Posts filed under “Dividends”
Although markets have already rallied strongly in 2012, the move is still early if current price ratio trends behave similarly to recent history. The chart shows the price ratio of the SPDR S&P Dividend Index ETF (SDY) relative to the S&P 500 (SPY). A rising price ratio means dividend-oriented stocks are outperforming (risk-off), while a downtrend suggests the opposite (risk-on). Much like a pendulum that swings from fear to hope, investor sentiment goes through cycles in terms of what type of returns are preferred at any moment in time.
Notice the far right of the chart. When we last put the post up on January 10th, the rally was just getting started, and dividend-oriented sectors such as Utilities (XLU), Healthcare (XLV), and Consumer Staples (XLP) started underperforming in a meaninful way. The persistance in the downtrend could result in further weakness in dividend stocks and strength in more cyclical/capital appreciation sectors. The estimated underperformance in SDY relative to SPY should the ratio return back to its support range is a bit under 5% on a spread trade basis. Either way, the point is that a downtrend in SDY/SPY is the bull investor’s friend, and there is likely much more room to fall in terms of the movement away from income and into growth. I discussed this idea at length in an interview I did on Bloomberg Radio last week (here)
The contrarian trade is no longer about markets going up or down, but about the length of time the trend persists.
Michael A. Gayed, CFA is Chief Investment Strategist at Pension Partners, where he structures portfolios. Prior to this role, Michael served as a Portfolio Manager for a large international investment group, trading long/short investment ideas in an effort to capture excess returns. In 2007, he launched his own long/short hedge fund, using various trading strategies focused on taking advantage of stock market anomalies. Michael earned his B.S. from New York University, and is a CFA Charterholder.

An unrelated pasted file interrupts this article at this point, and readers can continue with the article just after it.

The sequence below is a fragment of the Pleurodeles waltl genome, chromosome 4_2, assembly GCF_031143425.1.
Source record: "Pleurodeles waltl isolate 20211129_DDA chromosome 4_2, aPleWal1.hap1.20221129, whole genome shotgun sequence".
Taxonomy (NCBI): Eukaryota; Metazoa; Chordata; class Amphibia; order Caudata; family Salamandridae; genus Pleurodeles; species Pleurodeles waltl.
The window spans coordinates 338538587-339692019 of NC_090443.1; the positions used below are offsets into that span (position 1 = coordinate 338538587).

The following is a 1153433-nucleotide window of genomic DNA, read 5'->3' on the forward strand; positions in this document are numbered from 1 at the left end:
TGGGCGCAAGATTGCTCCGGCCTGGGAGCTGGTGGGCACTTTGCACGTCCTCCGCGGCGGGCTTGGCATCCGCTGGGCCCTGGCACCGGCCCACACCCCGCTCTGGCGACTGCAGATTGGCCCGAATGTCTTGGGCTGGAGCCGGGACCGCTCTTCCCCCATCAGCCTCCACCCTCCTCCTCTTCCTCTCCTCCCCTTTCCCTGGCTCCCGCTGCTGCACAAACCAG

“We remain concerned over their ability to withstand stress in an uncertain economic environment. We strongly encourage [that the Fed’ delay any dividends or compensation increases until they can show that their earnings are strong and their assets sound. Given the continued uncertainty in the markets, we do not believe it is the right time…Read More
Nice SocGen expression of how the search for yield has manifested itself in different asset classes: > Click to enlarge Source: Societe General – Cross Agent Research The Global Income Investor January, 30, 2012
From this weekend’s Barron’s, a look at stocks that do — and don’t — have decent dividends: “The benchmark Standard & Poor’s 500 index has a dividend yield of just 2%, one of the lowest of any major global market. European stocks yield an average of nearly 5%, and even the historically low-yielding Japanese stock…Read More
The Wall Street Journal – Dividend Stocks Become the Heroes This year, the 100 stocks in the Standard & Poor’s 500-stock index with the highest dividend yields are up an average of 3.7% before dividend payouts, according to Birinyi Associates. The 100 lowest-yielding stocks are down an average of 10%. Dividend yield is calculated by…Read More
Seeking Alpha – Why Dividends Matter In A Changing Market Lately, it seems that dividend investing has become all the rage. Articles are being written at just about every financial site, talking about dividends. When you look at Money Watch, MSN Money, Kiplinger, Money Magazine, Forbes, Smart Money, and even here at SA, there is…Read More
Mike Santoli disusses valuation in this weeks Barron’s: “With those earnings coming, the question is whether the market has already paid for good results in returning to the upper end of its 2011 range. That’s another way of asking how stocks are valued here. The answer probably is fairly at best, and thus the market…Read More
The Fed is giving the green light to banks to resume paying divvies. I guess this means things are okay, everything is getting back to normal. This must also mean their extraordinary accommodation via zero interest rates should be ending soon as well, right? “The Federal Reserve cleared some of the 19 largest U.S. banks…Read More
MarketBeat (WSJ Blog) – Here’s Why You Should Care about Dividends: ‘Bladder Theory’ A particularly pesky commenter has been tagging some our recent flurry of dividend-focused posts with this question: “Why do people care about the dividend yield? Doesn’t Modigliani-Miller imply we shouldn’t care except for tax reasons? And for tax reasons, it seems no…Read More